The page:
The recent departure of the FBI veteran, Peter Strzok, is the first known hitch in a secretive probe that, by all public accounts, is charging full steam ahead. Just last week, news surfaced that Mueller's team had executed a search warrant at the Virginia home of Donald Trump's former campaign manager Paul Manafort. And the week before that, ABC News confirmed that Mueller is now using a federal grand jury in Washington, D.C., to collect documents and other evidence.
It's unclear why Strzok stepped away from Mueller's team of nearly two dozen lawyers, investigators and administrative staffers. Strzok, who has spent much of his law enforcement career working counterintelligence cases and has been unanimously praised by government officials who spoke with ABC News, is now working for the FBI's human resources division.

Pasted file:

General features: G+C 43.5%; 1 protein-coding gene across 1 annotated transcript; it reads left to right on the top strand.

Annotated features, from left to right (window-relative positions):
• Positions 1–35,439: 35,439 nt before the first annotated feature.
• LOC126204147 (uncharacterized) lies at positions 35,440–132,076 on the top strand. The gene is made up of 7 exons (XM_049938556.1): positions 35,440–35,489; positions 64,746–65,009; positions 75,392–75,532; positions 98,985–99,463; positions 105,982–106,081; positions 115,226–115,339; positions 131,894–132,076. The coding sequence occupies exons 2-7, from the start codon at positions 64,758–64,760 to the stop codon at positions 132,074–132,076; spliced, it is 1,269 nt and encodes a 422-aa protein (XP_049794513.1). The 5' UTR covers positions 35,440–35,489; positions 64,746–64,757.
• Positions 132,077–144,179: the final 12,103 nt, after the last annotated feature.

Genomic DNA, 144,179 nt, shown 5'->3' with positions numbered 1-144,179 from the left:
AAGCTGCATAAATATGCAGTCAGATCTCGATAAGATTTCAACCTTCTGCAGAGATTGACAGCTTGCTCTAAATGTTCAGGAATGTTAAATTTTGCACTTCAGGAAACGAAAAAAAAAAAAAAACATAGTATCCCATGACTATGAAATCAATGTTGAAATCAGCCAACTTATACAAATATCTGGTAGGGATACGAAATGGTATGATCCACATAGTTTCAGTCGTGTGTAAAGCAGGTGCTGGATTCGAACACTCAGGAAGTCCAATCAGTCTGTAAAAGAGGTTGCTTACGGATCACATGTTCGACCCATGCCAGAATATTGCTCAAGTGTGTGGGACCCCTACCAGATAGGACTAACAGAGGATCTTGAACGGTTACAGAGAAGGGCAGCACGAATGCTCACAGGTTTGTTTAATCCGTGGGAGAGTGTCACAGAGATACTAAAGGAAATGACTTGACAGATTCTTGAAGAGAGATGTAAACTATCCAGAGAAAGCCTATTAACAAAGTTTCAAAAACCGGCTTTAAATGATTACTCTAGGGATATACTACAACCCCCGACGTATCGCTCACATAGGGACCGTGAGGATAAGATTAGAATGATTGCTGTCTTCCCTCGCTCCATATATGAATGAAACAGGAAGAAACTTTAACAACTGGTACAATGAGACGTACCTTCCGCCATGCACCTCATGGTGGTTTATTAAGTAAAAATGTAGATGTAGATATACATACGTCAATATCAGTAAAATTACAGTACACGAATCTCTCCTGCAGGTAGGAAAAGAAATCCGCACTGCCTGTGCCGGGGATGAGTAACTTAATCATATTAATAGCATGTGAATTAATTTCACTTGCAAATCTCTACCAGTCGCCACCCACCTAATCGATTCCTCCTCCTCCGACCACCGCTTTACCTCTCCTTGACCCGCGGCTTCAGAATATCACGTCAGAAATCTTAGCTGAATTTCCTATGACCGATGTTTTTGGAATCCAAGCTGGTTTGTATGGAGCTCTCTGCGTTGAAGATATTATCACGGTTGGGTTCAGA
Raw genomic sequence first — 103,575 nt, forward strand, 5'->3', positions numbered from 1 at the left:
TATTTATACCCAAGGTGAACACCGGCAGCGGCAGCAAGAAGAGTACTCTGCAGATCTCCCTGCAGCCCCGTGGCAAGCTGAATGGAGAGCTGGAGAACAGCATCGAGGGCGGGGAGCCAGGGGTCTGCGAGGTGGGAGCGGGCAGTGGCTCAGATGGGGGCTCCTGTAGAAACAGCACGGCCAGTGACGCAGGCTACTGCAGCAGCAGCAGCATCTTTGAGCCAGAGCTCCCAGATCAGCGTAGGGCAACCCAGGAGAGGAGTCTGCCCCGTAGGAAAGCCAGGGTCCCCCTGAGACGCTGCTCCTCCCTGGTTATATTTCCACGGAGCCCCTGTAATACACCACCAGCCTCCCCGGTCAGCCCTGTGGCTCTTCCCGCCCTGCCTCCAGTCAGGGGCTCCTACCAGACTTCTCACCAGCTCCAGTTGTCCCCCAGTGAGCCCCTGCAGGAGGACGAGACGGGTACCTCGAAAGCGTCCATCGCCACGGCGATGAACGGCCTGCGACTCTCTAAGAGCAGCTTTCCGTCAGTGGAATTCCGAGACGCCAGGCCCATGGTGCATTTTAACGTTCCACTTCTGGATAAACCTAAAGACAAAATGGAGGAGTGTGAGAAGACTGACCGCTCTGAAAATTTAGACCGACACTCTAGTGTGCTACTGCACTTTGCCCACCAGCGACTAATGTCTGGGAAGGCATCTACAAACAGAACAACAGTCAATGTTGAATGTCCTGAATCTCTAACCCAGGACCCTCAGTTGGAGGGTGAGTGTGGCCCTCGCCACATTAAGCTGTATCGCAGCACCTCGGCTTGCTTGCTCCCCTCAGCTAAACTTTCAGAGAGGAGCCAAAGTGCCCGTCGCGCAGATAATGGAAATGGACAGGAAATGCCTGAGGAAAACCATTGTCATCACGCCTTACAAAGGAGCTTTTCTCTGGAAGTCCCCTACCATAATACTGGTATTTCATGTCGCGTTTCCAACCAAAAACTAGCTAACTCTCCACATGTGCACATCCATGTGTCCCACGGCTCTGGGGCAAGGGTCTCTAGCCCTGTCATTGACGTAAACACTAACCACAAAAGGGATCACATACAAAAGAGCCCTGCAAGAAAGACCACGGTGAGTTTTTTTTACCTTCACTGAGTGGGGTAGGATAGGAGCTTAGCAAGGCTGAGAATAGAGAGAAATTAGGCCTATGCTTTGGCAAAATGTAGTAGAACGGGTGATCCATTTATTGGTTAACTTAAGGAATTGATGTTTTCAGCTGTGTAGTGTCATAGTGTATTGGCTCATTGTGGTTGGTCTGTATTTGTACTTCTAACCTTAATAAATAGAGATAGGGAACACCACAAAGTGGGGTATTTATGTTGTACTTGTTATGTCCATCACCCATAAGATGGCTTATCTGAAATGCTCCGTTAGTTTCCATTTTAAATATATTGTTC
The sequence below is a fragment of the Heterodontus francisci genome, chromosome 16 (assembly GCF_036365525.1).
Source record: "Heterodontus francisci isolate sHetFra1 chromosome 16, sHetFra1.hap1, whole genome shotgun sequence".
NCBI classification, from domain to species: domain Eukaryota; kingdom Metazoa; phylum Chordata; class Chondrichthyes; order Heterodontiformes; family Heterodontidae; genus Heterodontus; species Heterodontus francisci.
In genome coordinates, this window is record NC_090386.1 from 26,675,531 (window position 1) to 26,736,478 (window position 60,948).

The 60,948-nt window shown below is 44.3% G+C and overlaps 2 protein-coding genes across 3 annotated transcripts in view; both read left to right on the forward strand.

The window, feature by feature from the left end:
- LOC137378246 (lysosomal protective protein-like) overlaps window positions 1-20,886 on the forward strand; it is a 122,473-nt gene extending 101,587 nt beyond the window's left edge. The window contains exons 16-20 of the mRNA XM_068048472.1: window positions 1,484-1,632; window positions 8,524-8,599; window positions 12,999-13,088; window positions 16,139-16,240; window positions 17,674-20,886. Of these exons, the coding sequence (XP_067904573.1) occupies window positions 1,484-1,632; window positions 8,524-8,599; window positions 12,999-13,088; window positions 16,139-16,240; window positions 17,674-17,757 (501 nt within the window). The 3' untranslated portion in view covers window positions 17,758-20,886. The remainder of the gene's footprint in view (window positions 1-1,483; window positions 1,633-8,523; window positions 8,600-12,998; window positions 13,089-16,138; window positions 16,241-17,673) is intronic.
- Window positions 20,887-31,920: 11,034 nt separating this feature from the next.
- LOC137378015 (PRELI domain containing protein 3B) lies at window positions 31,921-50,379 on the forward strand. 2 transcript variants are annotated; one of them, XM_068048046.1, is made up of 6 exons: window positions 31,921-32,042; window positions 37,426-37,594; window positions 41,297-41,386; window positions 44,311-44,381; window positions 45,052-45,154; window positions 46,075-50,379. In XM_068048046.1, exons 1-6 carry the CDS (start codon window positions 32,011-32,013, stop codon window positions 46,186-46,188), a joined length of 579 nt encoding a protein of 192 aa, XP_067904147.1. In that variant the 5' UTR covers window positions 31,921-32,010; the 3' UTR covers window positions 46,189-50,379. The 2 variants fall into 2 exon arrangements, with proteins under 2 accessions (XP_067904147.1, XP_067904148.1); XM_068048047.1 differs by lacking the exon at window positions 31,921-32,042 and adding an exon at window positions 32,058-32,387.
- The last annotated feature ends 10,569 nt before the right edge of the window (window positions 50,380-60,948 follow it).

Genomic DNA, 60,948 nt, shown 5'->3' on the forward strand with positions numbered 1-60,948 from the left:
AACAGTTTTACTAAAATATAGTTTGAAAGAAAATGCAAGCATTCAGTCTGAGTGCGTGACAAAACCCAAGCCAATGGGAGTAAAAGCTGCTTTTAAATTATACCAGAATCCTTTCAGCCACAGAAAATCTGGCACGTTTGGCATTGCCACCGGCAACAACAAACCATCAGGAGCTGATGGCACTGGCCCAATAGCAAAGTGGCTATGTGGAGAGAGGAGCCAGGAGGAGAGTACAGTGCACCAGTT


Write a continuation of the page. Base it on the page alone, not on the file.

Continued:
He is no stranger to complex and controversial investigations.
As chief of the FBI's counterespionage section last year, he helped oversee the FBI's investigation into Hillary Clinton's use of a private email server when she was the secretary of state, and he took part in the bureau's interview of her.
Within weeks of the end of the Clinton probe, Strzok found his office facing a new challenge: investigating Russia's alleged efforts to influence last year's presidential election, including hacking of Democratic National Committee computers.
A spokesman for the special counsel's office declined to comment.